Everyone expected the 1980 election to be very close. In fact, Reagan won with 50.8 percent of the popular vote to Carter's 41 percent (independent John Anderson won 6.6 percent)--which translated into an electoral avalanche of 489 to 49. The race was decided not so much on the public's nascent impressions of the challenger, but on their dissatisfaction with the incumbent.

Nor was Carter's sound defeat an aberration. Quite the opposite. Of the last five incumbent presidents booted from office--Bush I, Carter, Ford, Herbert Hoover, and William Howard Taft--only one was able to garner over 200 electoral votes, and three of these defeated incumbents didn't even cross the 100 electoral-vote threshold: --1992: 370 (Bill Clinton) to 168 (George H. W. Bush) --1980: 489 (Ronald Reagan) to 49 (Jimmy Carter) --1976: 297 (Jimmy Carter) to 240 (Gerald Ford) --1932: 472 (FDR) to 59 (Herbert Hoover) --1912: 435 (Woodrow Wilson) to 88 (TR) to 8 (Taft)

Poll sitting

Historically, when incumbents lose big, they do so for sound reasons: The public sees their policies as not working--or worse yet, as failures. That's certainly increasingly true of Bush today. From the chaos in Iraq to an uncomfortably soft economic recovery to the passage of an unpopular Medicare bill, the White House is having a harder and harder time putting a positive spin on the effects of the president's decisions.

And while Bush still retains a loyal base, he has provoked--both by his policies and his partisanship--an extremely strong reaction among Democrats. One indication is that turnout in this year's early Democratic primaries was way up. Nearly twice as many Democrats turned out for the 2004 Iowa caucuses as they had for those held in 2000. The turnout in New Hampshire for the Democratic primary was also extraordinarily high, up 29 percent from the previous turnout record set in 1992--the year Bush's father lost his reelection bid.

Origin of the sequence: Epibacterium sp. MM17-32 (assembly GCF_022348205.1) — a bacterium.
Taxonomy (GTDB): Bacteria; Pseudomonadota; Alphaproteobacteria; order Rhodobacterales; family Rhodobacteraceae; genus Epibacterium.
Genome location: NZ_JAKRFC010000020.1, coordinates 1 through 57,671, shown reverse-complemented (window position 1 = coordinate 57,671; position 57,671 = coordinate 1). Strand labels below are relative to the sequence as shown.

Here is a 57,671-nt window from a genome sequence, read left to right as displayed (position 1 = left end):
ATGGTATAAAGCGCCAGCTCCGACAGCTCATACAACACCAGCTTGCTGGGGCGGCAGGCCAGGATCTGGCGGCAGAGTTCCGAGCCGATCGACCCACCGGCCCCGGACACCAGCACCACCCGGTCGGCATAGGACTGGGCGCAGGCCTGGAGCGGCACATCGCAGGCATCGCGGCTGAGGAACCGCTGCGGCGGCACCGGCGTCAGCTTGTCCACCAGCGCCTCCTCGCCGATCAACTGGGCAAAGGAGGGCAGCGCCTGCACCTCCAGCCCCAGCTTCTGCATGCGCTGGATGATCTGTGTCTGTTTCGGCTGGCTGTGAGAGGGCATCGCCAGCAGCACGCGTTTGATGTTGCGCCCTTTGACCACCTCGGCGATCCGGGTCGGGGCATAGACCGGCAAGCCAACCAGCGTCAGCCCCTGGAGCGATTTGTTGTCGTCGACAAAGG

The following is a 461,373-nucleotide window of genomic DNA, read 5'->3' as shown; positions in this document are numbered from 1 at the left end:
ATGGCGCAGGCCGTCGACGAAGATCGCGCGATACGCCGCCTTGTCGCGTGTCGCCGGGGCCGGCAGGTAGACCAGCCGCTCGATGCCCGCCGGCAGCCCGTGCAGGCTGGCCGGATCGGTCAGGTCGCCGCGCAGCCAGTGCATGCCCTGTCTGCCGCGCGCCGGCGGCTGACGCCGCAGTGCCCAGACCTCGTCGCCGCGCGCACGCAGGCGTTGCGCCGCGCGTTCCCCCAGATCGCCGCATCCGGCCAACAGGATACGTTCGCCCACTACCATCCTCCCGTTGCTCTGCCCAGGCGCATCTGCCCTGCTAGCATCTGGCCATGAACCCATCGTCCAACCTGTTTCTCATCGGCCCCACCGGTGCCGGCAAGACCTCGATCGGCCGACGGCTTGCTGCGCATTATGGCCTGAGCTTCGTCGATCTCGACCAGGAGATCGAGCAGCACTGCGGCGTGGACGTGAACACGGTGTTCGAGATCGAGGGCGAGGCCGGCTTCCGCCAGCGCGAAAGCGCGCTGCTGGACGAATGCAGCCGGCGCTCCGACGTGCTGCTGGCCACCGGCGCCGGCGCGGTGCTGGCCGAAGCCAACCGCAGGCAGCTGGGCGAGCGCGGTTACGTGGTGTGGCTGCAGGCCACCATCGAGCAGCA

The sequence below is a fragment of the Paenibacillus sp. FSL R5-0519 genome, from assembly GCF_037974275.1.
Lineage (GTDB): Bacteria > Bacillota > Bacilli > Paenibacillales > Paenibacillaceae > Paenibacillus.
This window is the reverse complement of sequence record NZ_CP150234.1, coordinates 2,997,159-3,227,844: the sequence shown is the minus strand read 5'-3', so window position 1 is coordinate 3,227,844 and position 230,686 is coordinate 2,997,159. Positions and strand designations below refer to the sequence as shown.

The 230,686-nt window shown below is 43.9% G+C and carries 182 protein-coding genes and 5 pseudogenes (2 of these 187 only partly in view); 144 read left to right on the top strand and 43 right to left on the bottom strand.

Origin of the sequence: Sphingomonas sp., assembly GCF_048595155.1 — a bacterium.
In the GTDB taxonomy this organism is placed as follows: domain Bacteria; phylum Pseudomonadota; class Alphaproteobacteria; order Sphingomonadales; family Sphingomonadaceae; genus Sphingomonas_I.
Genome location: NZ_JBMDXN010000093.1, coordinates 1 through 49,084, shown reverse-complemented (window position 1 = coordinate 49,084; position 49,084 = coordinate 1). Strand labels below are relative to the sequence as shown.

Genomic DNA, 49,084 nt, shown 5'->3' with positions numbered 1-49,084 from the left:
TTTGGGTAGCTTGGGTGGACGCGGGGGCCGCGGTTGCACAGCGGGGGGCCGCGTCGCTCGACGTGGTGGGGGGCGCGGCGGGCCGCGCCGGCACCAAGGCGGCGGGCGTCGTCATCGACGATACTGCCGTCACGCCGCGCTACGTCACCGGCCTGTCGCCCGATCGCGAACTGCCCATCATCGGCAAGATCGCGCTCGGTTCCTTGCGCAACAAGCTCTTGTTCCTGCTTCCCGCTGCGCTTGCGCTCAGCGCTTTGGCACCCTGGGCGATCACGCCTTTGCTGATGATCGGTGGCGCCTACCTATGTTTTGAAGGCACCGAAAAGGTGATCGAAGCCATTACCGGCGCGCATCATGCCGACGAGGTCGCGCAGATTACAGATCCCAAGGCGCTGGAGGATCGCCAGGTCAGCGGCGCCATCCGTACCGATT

The Democrats' recent enthusiasm at the polls may in part be because this year's primary featured nine candidates, and Howard Dean's unusual campaign mobilized many new voters--both for and against him. However, the excitement in the Democratic race can't explain primary voter behavior on the other side of the aisle. Republican turnout in the New Hampshire primary was lower than in 2000, but that isn't surprising considering that Bush's nomination was never in question this year. A fairer way to gauge the eagerness of the president's base to rally behind him is to compare this GOP primary to the last one that featured an incumbent running for reelection with no real primary opposition: Bill Clinton in 1996. That year in New Hampshire, 76,874 Democrats cast ballots for Clinton. This year, 53,749 Republicans cast ballots for Bush. This is especially astonishing, considering that, in New Hampshire, there are more registered Republicans than Democrats.

The most obvious evidence cutting against the historical trend of elections featuring incumbents being won or lost by large margins is that opinion polls have consistently shown Bush and Kerry running neck and neck. But look carefully, and you'll find a couple of nuances in the most recent poll data that point to the potential for a big Kerry win. First, in polls that implicitly assume a higher turnout, Kerry performs better than he does in other polls. Most of the polls you hear about--and the ones that prognosticators trust the most--are surveys of "likely voters." Among the criteria pollsters typically use to identify likely voters is whether the subjects participated in the last election. These polls have proven more accurate in recent elections, like 2000, when voter turnout was relatively low--of the last nine presidential elections, only two showed lower turnout than 2000. But there are strong reasons to think that voters will turn out in larger numbers this year--especially among Democrats.